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    I started driving at 15, my buddy got his license and insisted he should teach me in his old man's Ford van with three on the stick. The flying car was my mom's, I was probably around 18 years old, there was this hill on a back road, more of a rise and drop at 35 miles an hour. One of my friends discovered if you hit it at 65, you would go airborne. Probably a foot or so, for about 10 or 20 feet. I did it a bunch of times over the summer, there were a lot of cars going airborne over that hill that summer. Later in the fall my mom brought her car in telling the mechanic we know it wasn't driving right. He looked at it, then shook his head as he looked at me, fortunately nothing was broken, it was just severely out of alignment, he didn't rat me out either, but I stopped after that. The guy I found out about flying the car from, decided that if 65 was good, 85 would be even better. He didn't die, but wrecked his car. Around that time I decided doing stupid things involving speed and gravity was stupid and never looked back.
     
  8. denverpilot

    denverpilot Tied Down

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    Your parents know you and your family fiscal liability better than we do.
     
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  9. Half Fast

    Half Fast En-Route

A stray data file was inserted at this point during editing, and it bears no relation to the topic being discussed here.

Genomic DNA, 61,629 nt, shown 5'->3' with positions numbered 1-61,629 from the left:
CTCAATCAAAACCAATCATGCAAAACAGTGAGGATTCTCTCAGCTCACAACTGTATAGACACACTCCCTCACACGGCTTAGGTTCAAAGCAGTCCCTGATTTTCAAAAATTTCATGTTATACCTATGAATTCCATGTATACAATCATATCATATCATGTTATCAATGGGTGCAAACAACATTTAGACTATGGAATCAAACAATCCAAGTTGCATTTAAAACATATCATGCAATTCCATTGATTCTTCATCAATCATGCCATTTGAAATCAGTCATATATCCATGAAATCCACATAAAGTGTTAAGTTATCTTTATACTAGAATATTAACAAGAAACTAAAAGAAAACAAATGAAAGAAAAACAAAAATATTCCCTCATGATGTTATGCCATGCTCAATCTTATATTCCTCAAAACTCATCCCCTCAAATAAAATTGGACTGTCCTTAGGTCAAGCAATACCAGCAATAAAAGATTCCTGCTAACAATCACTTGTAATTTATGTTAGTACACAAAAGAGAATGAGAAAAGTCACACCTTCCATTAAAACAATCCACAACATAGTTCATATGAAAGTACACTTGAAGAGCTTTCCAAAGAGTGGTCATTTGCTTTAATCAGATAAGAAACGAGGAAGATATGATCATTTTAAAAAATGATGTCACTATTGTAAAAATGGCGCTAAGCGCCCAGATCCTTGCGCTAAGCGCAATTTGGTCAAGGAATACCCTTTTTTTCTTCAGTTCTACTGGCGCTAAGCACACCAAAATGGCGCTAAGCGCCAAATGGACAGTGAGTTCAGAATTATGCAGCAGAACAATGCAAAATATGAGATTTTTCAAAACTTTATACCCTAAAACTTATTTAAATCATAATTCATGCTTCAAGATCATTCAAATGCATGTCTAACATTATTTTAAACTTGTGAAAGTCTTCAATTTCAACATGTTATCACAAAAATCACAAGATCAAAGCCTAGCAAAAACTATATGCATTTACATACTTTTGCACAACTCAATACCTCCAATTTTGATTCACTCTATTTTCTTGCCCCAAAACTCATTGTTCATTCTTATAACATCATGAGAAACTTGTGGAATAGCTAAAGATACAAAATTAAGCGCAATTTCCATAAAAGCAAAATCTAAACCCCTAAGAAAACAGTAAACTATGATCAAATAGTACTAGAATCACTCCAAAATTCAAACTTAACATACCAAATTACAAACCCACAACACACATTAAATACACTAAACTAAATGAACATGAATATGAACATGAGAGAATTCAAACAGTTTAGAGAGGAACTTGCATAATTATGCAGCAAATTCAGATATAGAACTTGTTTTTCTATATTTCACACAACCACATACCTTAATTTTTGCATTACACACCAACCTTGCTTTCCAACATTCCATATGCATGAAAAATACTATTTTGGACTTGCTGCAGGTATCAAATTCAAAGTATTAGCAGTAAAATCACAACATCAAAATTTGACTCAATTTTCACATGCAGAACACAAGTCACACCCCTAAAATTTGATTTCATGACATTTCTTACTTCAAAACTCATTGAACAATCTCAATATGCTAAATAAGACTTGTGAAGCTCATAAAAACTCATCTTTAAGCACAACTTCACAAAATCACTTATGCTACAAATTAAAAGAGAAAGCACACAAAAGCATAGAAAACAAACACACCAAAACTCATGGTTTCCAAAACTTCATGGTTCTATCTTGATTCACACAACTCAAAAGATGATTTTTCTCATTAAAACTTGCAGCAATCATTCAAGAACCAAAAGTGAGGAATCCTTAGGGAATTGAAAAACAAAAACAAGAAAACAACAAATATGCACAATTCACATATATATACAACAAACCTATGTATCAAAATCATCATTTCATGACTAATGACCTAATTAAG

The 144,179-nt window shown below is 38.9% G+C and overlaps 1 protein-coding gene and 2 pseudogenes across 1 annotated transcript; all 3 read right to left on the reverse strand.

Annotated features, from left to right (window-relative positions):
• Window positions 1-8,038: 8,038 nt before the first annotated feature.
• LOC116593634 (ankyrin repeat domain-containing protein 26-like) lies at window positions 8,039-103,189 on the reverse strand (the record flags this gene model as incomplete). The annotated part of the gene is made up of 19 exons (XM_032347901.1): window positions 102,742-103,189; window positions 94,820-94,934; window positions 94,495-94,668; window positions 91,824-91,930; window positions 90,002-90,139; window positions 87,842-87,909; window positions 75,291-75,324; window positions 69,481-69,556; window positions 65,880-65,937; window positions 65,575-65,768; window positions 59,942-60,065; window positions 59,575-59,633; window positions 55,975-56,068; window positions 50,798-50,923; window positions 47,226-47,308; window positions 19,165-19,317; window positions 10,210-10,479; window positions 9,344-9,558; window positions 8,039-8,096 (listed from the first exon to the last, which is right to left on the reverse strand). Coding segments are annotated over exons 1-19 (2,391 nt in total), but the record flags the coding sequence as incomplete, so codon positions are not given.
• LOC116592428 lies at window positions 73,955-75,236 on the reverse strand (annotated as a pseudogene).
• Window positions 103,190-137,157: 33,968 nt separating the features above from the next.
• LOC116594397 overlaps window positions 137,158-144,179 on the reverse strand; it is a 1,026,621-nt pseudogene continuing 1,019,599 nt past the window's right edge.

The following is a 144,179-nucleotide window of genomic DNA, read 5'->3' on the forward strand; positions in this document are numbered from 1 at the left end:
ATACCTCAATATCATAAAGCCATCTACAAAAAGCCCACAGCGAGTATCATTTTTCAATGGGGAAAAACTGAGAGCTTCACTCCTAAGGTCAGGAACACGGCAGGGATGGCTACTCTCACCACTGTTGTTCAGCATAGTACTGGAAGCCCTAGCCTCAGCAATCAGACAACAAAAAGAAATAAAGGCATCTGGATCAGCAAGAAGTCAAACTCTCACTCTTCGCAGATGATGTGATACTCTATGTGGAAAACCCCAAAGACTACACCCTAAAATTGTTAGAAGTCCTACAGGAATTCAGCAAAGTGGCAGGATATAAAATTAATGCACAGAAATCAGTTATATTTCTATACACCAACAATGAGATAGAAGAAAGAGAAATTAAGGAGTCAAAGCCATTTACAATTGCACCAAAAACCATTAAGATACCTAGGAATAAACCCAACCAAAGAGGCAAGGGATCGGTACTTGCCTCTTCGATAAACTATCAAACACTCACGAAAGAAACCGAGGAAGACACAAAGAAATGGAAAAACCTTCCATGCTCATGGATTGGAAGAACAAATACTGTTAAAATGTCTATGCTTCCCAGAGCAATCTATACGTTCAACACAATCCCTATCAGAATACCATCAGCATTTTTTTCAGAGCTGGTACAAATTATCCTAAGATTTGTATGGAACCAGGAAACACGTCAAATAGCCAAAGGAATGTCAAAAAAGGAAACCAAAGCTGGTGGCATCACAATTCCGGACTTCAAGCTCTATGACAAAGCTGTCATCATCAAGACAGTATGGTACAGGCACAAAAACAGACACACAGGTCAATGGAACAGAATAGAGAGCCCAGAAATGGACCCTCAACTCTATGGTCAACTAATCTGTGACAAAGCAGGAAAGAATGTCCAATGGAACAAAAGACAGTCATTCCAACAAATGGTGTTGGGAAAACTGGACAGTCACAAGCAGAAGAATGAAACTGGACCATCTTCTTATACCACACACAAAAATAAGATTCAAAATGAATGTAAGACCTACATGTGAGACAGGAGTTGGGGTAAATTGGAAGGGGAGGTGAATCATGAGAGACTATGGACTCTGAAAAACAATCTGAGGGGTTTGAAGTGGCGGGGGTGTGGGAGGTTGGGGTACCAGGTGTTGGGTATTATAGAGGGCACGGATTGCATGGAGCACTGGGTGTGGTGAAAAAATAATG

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    It’s more likely your friends’ maturity that your parents worry about than yours.

    Imagine a friend hitting the PTT button and saying something stupid or dangerous, or doing something distracting while you land, etc. A high school aged friend who isn’t also a pilot won’t understand what PIC really means and likely won’t respect your authority in the plane.
     
  10. N1120A

    N1120A Cleared for Takeoff

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    I rarely took passengers during my early PPL time. My dad on a sightseeing flight and one of my best friends who has about 30 hours of flight training and many more in his dad's PA30T. Other than that, it was only other pilots or solo for the first 100-150 hours or so. And I was in my 30s.

    So, basically, you just don't want younger people making their own decisions.

    Exactly.
     
  11. lsaway

    lsaway Pre-Flight

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    It does not matter if you are 17 or 70, you don't own the plane. The airplane majority owner has the right to decide who can fly the plane & how it is flown. If you want to take friends, find an airplane to rent if you meet the rental requirements. All clubs and FBOs will have rules to follow. Maybe ask your parents if you can buy 50% share in the 180, or how much more can you contribute to the expenses of the plane that would show you are responsible enough to take friends? Good parents are protective of their children. Be thankful that your parents love you this much. My parents made a scene in front of my friends when I was 25 because I was taking the plane for a scuba diving trip (low altitude flight). No matter how old we are, our parents will always be protective. We can't change them.
     
  12. Snowmass

    Snowmass Pre-takeoff checklist

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    N1120A I think you are having a problem with reading comprehension. Try again.